May be the wrong site, but researching for a writing project... What effect would there be on a group of humans living in a lightless and cramped environment (assume underground) for nearly 800 years, assuming that some form of nourishment is available?
It is unlikely. You have multiple problems to solve quite apart from the inbreeding.
Total lack of light would probably kill them all pretty quickly as they go insane. Insanity would be a major problem pretty quickly, and how would you deal with people who start lashing out in the dark? Discipline would break down into chaos.
Airflow, we can't breathe the same air for 800 years in cramped conditions, there needs to be a source of fresh air.
Food, we cannot live on a single food source, we need a plethora of elements in our diets to remain healthy.
Vitamin D we mostly get from sunlight, without it we need an alternative source.
Many more factors I would think, but the humans themselves would be the worst problem. You can't keep any sort of discipline in this situation and people will go crazy.
Depending on what nourishment exactly is available your humans may suffer from Vitamin D deficiency.
You can get some from food, but mostly quite specific animal products (oily fish, red meat, liver and egg yolks, all of which might be hard to come across in a cave) and the vast majority is created by sunlight on your skin.
The main side effect of a Vitamin D deficiency is soft bones, rickets or osteomalacia. This has a whole host of side effects, the main one being bones break very easily (and in a lightless cramped cave that's probably not a good thing) but also some physical deformities like bowed legs and curvature of the spine, thicker wrists, ankles and knees, and 'pigeon chest’, where the breastbone sticks out.
Combined with inbreeding you might find your population quickly becomes a race of hunchbacks.
You do not say how large your group is. The main problem with an isolated group over 800 years is inbreeding.
The isolation of a small population for a period of time can lead to inbreeding within that population, resulting in increased genetic relatedness between breeding individuals.
Many individuals in the first generation of inbreeding will never live to reproduce. Over time, with isolation, such as a population bottleneck caused by purposeful (assortative) breeding or natural environmental factors, the deleterious inherited traits are culled.
Island species are often very inbred, as their isolation from the larger group on a mainland allows natural selection to work on their population. This type of isolation may result in the formation of race or even speciation, as the inbreeding first removes many deleterious genes, and permits the expression of genes that allow a population to adapt to an ecosystem. As the adaptation becomes more pronounced, the new species or race radiates from its entrance into the new space, or dies out if it cannot adapt and, most importantly, reproduce.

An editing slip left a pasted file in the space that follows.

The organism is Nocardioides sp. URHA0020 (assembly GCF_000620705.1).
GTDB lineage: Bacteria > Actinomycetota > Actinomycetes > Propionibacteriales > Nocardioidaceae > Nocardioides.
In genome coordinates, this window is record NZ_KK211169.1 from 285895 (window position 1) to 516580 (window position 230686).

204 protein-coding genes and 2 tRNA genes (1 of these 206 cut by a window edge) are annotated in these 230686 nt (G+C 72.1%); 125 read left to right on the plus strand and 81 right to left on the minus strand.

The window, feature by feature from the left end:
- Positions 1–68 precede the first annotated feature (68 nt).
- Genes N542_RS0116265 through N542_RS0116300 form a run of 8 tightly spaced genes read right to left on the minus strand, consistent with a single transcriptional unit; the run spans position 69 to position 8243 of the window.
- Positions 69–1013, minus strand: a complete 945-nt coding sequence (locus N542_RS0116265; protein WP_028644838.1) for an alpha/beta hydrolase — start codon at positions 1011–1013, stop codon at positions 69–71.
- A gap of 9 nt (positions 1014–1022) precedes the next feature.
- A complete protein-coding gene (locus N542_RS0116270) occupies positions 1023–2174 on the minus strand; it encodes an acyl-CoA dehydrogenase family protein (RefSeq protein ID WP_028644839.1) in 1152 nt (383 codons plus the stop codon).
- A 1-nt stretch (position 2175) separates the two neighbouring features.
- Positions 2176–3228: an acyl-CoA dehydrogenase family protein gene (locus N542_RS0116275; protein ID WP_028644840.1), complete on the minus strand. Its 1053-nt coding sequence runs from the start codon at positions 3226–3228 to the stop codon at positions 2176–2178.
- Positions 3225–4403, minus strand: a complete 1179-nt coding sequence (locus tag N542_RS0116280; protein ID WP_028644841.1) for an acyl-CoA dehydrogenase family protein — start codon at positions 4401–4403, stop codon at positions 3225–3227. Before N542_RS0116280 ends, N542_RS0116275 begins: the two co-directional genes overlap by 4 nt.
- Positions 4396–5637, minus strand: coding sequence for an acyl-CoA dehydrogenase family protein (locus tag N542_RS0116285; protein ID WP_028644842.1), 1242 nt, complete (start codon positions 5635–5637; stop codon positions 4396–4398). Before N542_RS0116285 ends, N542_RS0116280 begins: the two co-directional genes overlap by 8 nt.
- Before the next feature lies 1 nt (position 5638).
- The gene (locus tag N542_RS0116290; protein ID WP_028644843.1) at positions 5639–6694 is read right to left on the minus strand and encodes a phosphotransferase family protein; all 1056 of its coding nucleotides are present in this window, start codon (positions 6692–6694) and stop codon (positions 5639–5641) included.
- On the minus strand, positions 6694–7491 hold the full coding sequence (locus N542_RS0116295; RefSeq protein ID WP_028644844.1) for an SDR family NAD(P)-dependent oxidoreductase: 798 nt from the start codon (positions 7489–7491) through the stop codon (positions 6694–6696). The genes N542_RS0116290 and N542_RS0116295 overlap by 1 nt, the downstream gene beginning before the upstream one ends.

The reduced genetic diversity, for example due to a bottleneck will unavoidably increase inbreeding for the entire population. This may mean that a species may not be able to adapt to changes in environmental conditions. Each individual will have similar immune systems, as immune systems are genetically based. When a species becomes endangered, the population may fall below a minimum whereby the forced interbreeding between the remaining animals will result in extinction.
So too your group. The population will decline after a couple of generations because of inbreeding depression. They might die out. If they don't die out but instead weed out deleterious alleles, there will likely be a pronounced founder effect from the survivors, and these people after 300 years might be fairly different from the starting population.
Some recessive genes which persist into this population might not be so disadvantageous to them; blindness, obviously, but also mutations which produce slowness, lower metabolic rate etc. There may be mutations which are irrelevant to the lightless circumstances but which arise because of chance and the founder effect - for example, they all have unusually shaped ears. If their environment exerts any sort of selective pressure on them (you decide) such that certain characteristics improve the likelihood of leaving children, you could have selection for those characteristics.
800 years is not very long for humans, evolutionarily. But evolution can happen fast in isolated groups.